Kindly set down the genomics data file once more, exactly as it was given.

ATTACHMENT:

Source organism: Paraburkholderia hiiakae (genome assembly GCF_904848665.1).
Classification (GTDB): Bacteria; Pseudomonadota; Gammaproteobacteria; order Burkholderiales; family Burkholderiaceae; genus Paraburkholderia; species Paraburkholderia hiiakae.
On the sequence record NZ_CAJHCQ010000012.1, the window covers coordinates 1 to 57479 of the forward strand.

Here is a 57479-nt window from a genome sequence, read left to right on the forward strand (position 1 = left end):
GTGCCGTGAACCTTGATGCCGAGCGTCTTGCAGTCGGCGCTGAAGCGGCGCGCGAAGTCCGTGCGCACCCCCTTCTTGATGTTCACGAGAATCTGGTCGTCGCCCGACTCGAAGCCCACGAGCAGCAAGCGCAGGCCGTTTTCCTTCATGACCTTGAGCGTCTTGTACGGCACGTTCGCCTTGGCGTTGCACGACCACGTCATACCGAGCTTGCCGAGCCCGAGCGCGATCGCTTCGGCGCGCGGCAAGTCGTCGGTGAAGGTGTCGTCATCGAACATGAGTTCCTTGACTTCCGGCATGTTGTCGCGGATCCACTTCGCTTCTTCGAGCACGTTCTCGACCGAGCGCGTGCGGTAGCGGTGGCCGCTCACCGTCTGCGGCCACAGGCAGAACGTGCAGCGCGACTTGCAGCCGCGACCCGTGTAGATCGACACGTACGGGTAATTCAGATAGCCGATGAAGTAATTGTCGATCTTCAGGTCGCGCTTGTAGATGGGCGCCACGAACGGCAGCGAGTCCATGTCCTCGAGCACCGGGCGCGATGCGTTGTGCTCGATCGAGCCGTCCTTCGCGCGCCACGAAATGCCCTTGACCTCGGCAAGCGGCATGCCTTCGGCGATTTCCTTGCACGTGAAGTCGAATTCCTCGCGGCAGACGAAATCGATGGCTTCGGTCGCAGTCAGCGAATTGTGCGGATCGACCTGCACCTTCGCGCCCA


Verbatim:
Source organism: Paraburkholderia hiiakae (genome assembly GCF_904848665.1).
Classification (GTDB): Bacteria; Pseudomonadota; Gammaproteobacteria; order Burkholderiales; family Burkholderiaceae; genus Paraburkholderia; species Paraburkholderia hiiakae.
On the sequence record NZ_CAJHCQ010000012.1, the window covers coordinates 1 to 57479 of the forward strand.

Here is a 57479-nt window from a genome sequence, read left to right on the forward strand (position 1 = left end):
GTGCCGTGAACCTTGATGCCGAGCGTCTTGCAGTCGGCGCTGAAGCGGCGCGCGAAGTCCGTGCGCACCCCCTTCTTGATGTTCACGAGAATCTGGTCGTCGCCCGACTCGAAGCCCACGAGCAGCAAGCGCAGGCCGTTTTCCTTCATGACCTTGAGCGTCTTGTACGGCACGTTCGCCTTGGCGTTGCACGACCACGTCATACCGAGCTTGCCGAGCCCGAGCGCGATCGCTTCGGCGCGCGGCAAGTCGTCGGTGAAGGTGTCGTCATCGAACATGAGTTCCTTGACTTCCGGCATGTTGTCGCGGATCCACTTCGCTTCTTCGAGCACGTTCTCGACCGAGCGCGTGCGGTAGCGGTGGCCGCTCACCGTCTGCGGCCACAGGCAGAACGTGCAGCGCGACTTGCAGCCGCGACCCGTGTAGATCGACACGTACGGGTAATTCAGATAGCCGATGAAGTAATTGTCGATCTTCAGGTCGCGCTTGTAGATGGGCGCCACGAACGGCAGCGAGTCCATGTCCTCGAGCACCGGGCGCGATGCGTTGTGCTCGATCGAGCCGTCCTTCGCGCGCCACGAAATGCCCTTGACCTCGGCAAGCGGCATGCCTTCGGCGATTTCCTTGCACGTGAAGTCGAATTCCTCGCGGCAGACGAAATCGATGGCTTCGGTCGCAGTCAGCGAATTGTGCGGATCGACCTGCACCTTCGCGCCCA